Dusty Dean is a former manufacturing executive and co-founder of BITCADET. He is a member of Forbes Business Council. About Dusty Dean
Every day, there’s a new headline on supply chains problems. No one is spared — from businesses to consumers — from this global issue, with shortages of just about everything from cars to microwave ovens. While Covid-19 continues to threaten the global economy, the fragmented U.S. supply chain is also wreaking havoc. Nearly 30% of executives in a recent McKinsey Global survey actually listed supply-chain disruptions as a top risk.
A recent White House report also stresses the importance of manufacturers getting ahead of their vulnerabilities. This is particularly important with respect to their dependence on Asia to import critical goods such as electronic chips, which has caused major backlogs in the manufacturing of electronic components for cars and appliances. This problem is expected to continue and affect more manufactured goods and raw materials as China is facing an energy crisis, causing manufacturing plants to decrease production at a time when they should be ramping up.
This leaves a wide opening for manufacturers who can fill this gap. Consumers are getting tired of paying higher prices and waiting for months for products that are consistently delayed. At this point, consumers are getting more creative with their search queries, looking for companies that will be able to fulfill their needs.
This is a prime time for American manufacturers to not only reevaluate their production and distribution channels but to focus on building a direct relationship with their customers. Although they could consider selling through retailers, this option would destroy pricing controls and work to reduce margin. This would leave them at the whim of the retailer at a time when over 20% of surveyed consumers say they won’t wait for a retailer to restock before shopping elsewhere.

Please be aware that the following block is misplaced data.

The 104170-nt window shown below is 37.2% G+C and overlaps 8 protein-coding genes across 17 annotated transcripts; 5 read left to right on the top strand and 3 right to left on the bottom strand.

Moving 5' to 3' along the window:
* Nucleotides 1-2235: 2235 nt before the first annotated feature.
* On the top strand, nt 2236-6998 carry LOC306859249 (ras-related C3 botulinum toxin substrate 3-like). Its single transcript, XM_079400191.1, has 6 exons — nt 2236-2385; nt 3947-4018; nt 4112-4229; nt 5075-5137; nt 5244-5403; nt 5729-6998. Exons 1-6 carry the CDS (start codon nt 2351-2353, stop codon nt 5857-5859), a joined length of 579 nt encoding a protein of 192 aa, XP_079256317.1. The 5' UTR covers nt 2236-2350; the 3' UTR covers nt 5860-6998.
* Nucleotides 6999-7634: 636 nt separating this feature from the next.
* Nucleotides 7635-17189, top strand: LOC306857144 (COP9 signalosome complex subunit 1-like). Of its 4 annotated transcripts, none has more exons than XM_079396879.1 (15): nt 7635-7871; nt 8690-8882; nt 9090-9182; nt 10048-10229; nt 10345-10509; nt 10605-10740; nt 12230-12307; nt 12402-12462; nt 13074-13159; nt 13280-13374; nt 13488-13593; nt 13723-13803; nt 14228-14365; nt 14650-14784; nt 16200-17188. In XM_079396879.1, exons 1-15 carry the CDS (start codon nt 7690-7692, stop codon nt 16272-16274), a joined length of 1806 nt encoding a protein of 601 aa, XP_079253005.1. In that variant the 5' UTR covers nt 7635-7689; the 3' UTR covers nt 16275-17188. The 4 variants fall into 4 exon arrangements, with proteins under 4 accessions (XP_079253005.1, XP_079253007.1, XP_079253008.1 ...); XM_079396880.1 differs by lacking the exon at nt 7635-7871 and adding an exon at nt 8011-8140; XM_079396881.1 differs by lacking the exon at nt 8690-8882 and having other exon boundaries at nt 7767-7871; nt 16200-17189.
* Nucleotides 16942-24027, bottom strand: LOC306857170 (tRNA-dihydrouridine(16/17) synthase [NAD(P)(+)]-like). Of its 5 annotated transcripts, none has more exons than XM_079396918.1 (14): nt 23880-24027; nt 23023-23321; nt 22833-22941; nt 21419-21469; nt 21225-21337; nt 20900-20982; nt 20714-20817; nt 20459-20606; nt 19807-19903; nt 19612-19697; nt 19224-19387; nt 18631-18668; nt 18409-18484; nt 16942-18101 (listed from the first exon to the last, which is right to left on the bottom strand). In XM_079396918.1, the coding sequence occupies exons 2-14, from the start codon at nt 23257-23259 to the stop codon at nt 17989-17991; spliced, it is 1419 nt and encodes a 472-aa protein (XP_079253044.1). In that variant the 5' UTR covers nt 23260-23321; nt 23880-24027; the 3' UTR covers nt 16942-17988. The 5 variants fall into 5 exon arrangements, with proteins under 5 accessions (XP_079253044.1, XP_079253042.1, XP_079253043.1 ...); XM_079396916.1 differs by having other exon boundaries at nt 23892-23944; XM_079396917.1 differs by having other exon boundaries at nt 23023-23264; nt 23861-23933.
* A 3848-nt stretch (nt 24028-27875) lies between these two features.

Given this situation, selling direct for many suppliers can be the answer to survival (and growth). A direct-to-consumer (DTC) business model may not only reduce waste and improve margins and customer relationships, it enables manufacturers to bypass global sources of products and raw materials that are severely impacted by current supply chain and logistics backlogs.
If a manufacturer chooses to seize this opportunity and sell direct, there are six critical questions they should ask themselves. If the answer to most of these questions is yes, then a DTC model would likely work well for their business.
1. Is your product considered premium or higher quality in your competitive market?
2. Do you have either the inventory or the capacity to not stock out during this supply chain crisis?
3. Are you being financially boxed in by your vendors, or do you think your vendors aren’t advocating for the sale of your product?
4. Do you have parts or accessories your customers would be searching for?
5. Does your leadership team have the vision and drive to push this strategy to become reality?
6. Does your company have the human capital to undertake this project completely or to work with an outsourced service provider?
This is a big strategic shift for many companies. Many larger companies did not anticipate the current supply chain problems and are working hard to localize their operations. According to a recent article by Deloitte, as of mid-2020, 75% of companies planned to re-shore operations closer to home or their customers because of supply chain issues. It will take them a while to catch up, leaving an opening for more nimble companies.
The world’s supply chains have a long way to go to rebuild a fractured system. Those companies that are ready to pivot and sell directly can gain competitive advantage because when given the option, many consumers want to buy directly from American manufacturers.
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